The UK Government have just introduced new rules in April which will affect all defined contribution pensions as well as final salary pensions in the years to come.
Most importantly, if you are a British expat and considering moving abroad, this may be your last chance to transfer your final salary pension before the government closes the door.
Why? The government is paying out too much when transferring final salary pensions out. Low interest rates mean that the valuations for pension pots for final salary schemes are very high. The government is worrying about paying out so much liability in the coming years with rising debt in the UK. The government would prefer to keep the pensions in the UK and try to grow its way out of debt, which is controversial itself.
If you have a public final salary scheme, i.e. if you are a doctor, lawyer, policeman, fireman, bus driver or worked in any shape or form in the government sector in the UK, this may be your last chance to transfer your pension. The Inland Revenue are also looking to clamp down on private sector final salary pensions. The government are meeting in Autumn to draft further rules, so this could be the final year for transferring out pensions into offshore pension schemes such as QROPS.
Here are some other changes which can affect your pension:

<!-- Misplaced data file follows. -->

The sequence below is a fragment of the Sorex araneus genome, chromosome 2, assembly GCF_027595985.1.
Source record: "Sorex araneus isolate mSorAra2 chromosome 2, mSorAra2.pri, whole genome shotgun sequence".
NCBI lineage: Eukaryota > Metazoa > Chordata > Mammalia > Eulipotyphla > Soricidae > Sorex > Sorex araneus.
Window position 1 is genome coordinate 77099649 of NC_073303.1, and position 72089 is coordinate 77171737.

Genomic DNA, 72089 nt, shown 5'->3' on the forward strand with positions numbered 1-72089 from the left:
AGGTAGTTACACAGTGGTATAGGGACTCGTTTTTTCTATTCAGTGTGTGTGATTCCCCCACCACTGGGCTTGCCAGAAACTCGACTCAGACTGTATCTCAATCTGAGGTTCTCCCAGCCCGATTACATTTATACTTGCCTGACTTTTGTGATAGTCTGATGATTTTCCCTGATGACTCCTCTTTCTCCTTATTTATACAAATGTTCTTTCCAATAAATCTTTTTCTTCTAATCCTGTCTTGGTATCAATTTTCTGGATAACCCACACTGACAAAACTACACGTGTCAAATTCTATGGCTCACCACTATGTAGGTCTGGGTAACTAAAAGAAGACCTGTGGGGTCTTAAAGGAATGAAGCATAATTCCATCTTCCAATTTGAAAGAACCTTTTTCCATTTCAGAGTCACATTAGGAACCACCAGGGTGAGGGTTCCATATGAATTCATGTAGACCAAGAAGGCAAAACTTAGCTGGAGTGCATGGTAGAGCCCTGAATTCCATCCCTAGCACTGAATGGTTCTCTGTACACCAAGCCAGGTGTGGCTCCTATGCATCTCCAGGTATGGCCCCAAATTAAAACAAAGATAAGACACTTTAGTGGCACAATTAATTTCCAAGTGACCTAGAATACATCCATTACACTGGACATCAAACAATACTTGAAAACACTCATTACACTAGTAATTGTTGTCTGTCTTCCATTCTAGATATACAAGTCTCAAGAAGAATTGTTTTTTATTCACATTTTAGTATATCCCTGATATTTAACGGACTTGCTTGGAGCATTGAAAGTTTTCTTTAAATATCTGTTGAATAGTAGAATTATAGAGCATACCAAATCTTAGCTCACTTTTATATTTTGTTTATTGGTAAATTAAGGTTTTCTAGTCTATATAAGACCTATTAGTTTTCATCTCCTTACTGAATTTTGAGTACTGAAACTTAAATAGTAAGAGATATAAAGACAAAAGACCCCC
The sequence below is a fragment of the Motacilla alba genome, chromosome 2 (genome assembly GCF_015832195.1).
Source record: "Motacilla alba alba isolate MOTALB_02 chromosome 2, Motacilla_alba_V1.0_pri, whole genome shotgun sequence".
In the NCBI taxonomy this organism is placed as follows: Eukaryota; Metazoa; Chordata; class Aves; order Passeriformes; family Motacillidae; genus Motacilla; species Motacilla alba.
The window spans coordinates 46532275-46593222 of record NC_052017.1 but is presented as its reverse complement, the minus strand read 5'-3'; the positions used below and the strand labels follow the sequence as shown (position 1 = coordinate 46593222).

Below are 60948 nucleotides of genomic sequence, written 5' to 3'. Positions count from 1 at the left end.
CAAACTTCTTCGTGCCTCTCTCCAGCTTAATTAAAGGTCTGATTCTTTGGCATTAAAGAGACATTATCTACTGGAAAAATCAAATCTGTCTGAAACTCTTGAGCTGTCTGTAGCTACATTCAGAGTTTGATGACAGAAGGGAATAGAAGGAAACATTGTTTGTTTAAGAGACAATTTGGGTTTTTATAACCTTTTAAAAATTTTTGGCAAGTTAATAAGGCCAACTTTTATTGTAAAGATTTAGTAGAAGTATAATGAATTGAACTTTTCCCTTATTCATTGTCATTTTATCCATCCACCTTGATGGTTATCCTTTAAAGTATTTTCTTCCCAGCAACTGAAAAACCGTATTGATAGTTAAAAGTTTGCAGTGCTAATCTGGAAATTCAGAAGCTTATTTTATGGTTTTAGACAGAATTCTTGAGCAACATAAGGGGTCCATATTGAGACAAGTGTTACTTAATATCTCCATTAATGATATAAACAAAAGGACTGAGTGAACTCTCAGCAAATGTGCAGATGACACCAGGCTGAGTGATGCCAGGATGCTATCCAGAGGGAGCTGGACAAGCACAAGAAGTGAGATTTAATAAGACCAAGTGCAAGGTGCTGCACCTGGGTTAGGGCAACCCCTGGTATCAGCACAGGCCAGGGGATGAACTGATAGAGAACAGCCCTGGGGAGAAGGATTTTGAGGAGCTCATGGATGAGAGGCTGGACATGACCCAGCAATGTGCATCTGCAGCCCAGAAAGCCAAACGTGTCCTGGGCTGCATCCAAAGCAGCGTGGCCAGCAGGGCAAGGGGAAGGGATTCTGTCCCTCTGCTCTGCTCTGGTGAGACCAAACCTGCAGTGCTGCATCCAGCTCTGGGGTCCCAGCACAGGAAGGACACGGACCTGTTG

Capped Drawdown (Income) Limit – The maximum annual capped drawdown pension will increase from 120% of the UK Government Actuary’s Department (GAD) rate to 150%.
Flexible Drawdown – You can now take a larger part of your pension as a cash lump sum. As long as you have at least 12,000 GBP per year as income, you can take the rest of your pension. However, you would pay your highest marginal rate of tax on this.
Small Pension Pots – For eligibility purposes, the maximum sum of UK pension wealth will increase from £18,000 to £30,000. You can take this at age 60. The 25% Pension Commencement Lump Sum (‘PCLS’) allowance which is not subject to UK tax applies and the balance is taxable at the recipient’s marginal UK income tax rate.
Trivial Commutation of Small Pots – The limit for the trivial commutation of small occupational pension scheme funds will increase from £2,000 to £10,000 per pot.
Flexible Defined Contribution/Money Purchase benefits – Simplifying rules, so that a UK Defined Contribution pension will be able to draw their entire pension fund as and when they wish from age 55.
Review of 55% lump sum death benefits tax charge – This may be reduced to 40% or less.
Restrictions on transfers from Public Sector Pensions
Possible restrictions on transfers from Private Sector Defined Benefit Salary Related pensions – The Government is concerned that the proposed changes may prompt a significant outflow from Private Sector Defined Benefit pensions to Defined Contribution pensions. They believe “this could have a detrimental impact on the wider economy”.
Increased Minimum Pension age – It is proposed that the minimum pension age will increase to 57 by 2028 and rise in line with state pension age increases thereafter.
By Richard Malpass: http://www.qropsspecialists.com/contact